Parks in the area include Jack O'Connell Park, where the Bulldogs youth football team practices. LeRoy Park, the community center for the city and the home of the local Boys & Girls Club, sits near the town's northern city limit, and is the oldest community park in Santa Barbara County; the land was donated in 1871 by the LeRoy family, and the park is currently undergoing a major revitalization project.[37]

The Guadalupe Wrestling Club was established in 1979 for the youth and has produced numerous state champions over the years. The Guadalupe Police Department runs the Gladiator's club, which provides peer-to-peer mentoring for fifth and sixth grade youth.[38] The Boys & Girls Club and the Riverview apartment tutoring program provide places for children to go after school.


The Guadalupe Union School District operates two schools: Mary Buren Elementary[39] and Kermit McKenzie Junior High School.[40] In state rankings, the two schools are in the 20th percentile.[11] Mary Buren Elementary is kindergarten to fifth grade and McKenzie Junior High is sixth grade to eighth grade. The mascot of both schools is the bobcat. There is also a preschool run by the Community Action Commission of Santa Barbara County.

As of 2021, Maria Gonzalez is the principal of Mary Buren Elementary, and Alexander Jáuregui is the principal at McKenzie Junior High. Emilio Handall is the current superintendent of the Guadalupe Union School District.[41]

Public safety[edit]

The western terminus of Route 166 snakes through the Guadalupe-Nipomo Dunes, which end at the Pacific Ocean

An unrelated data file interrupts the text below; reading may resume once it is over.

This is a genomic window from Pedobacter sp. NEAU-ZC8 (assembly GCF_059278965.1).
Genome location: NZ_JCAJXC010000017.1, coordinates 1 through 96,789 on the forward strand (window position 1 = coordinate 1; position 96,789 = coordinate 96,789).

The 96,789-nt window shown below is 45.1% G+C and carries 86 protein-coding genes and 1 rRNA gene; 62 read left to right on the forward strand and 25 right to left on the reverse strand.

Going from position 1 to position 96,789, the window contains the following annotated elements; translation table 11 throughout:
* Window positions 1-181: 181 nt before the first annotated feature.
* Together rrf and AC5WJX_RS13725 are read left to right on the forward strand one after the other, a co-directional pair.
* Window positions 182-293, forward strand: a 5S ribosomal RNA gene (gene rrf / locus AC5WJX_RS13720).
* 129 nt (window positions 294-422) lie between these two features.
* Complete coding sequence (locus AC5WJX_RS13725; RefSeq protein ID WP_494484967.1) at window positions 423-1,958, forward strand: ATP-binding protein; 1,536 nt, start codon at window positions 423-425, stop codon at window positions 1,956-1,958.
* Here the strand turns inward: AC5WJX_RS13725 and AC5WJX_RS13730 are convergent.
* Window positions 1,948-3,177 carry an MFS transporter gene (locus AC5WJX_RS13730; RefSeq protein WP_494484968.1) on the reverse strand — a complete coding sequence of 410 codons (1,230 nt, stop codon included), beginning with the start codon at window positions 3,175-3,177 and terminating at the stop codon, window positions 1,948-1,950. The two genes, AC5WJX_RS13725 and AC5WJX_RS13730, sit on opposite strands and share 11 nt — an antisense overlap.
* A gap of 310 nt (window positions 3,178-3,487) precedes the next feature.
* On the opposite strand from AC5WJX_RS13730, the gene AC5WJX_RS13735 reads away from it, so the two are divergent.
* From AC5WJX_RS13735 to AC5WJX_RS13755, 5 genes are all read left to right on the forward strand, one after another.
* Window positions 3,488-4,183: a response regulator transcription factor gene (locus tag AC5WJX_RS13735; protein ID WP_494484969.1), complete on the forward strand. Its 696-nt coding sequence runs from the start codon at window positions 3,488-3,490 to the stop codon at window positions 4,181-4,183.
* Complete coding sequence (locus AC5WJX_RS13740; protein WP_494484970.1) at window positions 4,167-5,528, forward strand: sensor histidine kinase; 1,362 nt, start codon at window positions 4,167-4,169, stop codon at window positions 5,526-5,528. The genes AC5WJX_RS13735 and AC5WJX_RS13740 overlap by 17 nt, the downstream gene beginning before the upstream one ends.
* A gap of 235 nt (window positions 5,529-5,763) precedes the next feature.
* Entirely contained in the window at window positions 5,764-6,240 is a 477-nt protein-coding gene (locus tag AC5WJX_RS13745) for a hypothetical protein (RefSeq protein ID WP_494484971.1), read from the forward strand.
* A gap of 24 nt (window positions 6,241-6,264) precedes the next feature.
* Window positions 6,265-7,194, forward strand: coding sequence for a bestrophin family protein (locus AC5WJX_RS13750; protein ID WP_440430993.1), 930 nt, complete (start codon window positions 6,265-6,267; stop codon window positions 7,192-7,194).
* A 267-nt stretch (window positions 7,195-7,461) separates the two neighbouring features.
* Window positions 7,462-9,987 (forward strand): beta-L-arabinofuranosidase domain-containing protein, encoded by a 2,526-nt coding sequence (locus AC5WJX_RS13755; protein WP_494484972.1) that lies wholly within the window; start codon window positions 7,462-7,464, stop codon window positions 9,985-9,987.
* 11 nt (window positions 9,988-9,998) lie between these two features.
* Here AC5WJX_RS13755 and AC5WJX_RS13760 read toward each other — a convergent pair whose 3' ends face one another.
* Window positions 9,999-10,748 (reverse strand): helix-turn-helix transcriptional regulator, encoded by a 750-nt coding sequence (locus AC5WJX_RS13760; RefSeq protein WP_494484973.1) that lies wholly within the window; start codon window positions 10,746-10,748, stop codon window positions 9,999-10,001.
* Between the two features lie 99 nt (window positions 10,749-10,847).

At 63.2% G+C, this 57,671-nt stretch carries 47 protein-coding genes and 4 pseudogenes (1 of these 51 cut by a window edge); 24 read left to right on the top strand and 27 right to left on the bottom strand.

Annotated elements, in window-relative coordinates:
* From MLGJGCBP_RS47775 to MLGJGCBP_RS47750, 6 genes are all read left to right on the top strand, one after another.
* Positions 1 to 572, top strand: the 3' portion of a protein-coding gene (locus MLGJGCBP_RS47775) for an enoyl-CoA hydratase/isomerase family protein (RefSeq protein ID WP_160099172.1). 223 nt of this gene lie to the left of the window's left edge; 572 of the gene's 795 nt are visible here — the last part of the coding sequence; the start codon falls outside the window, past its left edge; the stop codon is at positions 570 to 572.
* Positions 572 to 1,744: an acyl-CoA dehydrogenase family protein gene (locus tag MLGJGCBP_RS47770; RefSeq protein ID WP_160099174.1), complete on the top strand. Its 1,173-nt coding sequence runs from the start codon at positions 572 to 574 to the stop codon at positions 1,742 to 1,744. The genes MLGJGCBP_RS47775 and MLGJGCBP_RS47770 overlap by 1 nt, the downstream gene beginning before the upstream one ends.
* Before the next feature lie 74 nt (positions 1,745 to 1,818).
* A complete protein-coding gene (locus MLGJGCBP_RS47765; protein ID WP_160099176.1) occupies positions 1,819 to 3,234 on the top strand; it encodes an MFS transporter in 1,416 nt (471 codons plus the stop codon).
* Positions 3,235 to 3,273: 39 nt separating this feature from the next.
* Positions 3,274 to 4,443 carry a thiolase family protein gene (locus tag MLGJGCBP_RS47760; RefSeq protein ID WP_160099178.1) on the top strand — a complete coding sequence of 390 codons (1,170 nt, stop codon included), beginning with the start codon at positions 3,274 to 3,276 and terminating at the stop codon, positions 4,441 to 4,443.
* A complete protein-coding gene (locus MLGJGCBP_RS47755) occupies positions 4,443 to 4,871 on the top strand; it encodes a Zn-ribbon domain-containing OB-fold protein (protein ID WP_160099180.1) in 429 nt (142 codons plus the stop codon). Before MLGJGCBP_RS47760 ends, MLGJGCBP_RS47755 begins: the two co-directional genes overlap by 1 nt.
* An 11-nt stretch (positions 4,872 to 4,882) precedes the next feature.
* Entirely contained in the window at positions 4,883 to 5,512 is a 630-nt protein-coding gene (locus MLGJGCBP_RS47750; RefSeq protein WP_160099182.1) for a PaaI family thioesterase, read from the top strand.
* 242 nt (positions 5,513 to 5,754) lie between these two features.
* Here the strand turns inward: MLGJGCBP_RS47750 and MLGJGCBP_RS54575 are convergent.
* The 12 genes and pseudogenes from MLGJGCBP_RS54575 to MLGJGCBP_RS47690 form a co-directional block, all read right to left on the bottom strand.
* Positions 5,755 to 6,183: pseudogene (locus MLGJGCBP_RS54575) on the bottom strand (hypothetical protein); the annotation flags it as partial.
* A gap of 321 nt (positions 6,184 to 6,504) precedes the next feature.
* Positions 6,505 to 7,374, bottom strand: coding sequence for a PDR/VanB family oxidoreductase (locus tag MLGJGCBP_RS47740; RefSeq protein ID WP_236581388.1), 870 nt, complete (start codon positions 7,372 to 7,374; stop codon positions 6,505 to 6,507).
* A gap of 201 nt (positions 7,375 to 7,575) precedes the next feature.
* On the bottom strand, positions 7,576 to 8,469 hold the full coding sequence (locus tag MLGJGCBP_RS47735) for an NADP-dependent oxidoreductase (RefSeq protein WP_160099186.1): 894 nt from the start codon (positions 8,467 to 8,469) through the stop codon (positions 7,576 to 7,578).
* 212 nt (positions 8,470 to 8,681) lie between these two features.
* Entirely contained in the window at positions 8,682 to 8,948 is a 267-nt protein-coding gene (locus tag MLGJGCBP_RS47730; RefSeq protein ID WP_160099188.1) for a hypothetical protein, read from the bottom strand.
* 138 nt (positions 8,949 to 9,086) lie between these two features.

The overall crime rate is very low.[11]


Guadalupe is at the intersection of California State Route 1 and 166, providing easy access to cities north, east, and south, the largest of which is nearby Santa Maria. Amtrak runs through town, and the Guadalupe station is on the Pacific Surfliner route. There is a large pedestrian bridge in the residential area, which gives an easy way for people to cross the tracks which split the town just east of Highway 1.

The Guadalupe Flyer bus runs routes to Santa Maria hourly.[42]


  1. ^ "Official Website of the City of Guadalupe California". Official Website of the City of Guadalupe California. Retrieved September 6, 2012.
  2. ^ "California Cities by Incorporation Date". California Association of Local Agency Formation Commissions. Archived from the original (Word) on November 3, 2014. Retrieved August 25, 2014.
  3. ^ "City Council". Guadalupe, California. Retrieved January 19, 2015.
  4. ^ a b "Statewide Database". UC Regents. Archived from the original on February 1, 2015. Retrieved January 19, 2015.
  5. ^ "California's 24th Congressional District - Representatives & District Map". Civic Impulse, LLC. Retrieved September 29, 2014.
  6. ^ "2019 U.S. Gazetteer Files". United States Census Bureau. Retrieved July 1, 2020.
  7. ^ "Guadalupe". Geographic Names Information System. United States Geological Survey. Retrieved January 19, 2015.
  8. ^ "Guadelupe (city) QuickFacts". United States Census Bureau. Archived from the original on April 18, 2015. Retrieved April 17, 2015.
  9. ^ a b "Population and Housing Unit Estimates". United States Census Bureau. May 24, 2020. Retrieved May 27, 2020.
  10. ^ Ramos, Julian (November 11, 2009). "Guadalupe's historic water tower set to fall". Santa Maria Times. Retrieved July 7, 2021.
  11. ^ a b c McCormack, Don (1999). McCormack's Guides Santa Barbara and Ventura 2000. Mccormacks Guides. Page 53. ISBN 9781929365098.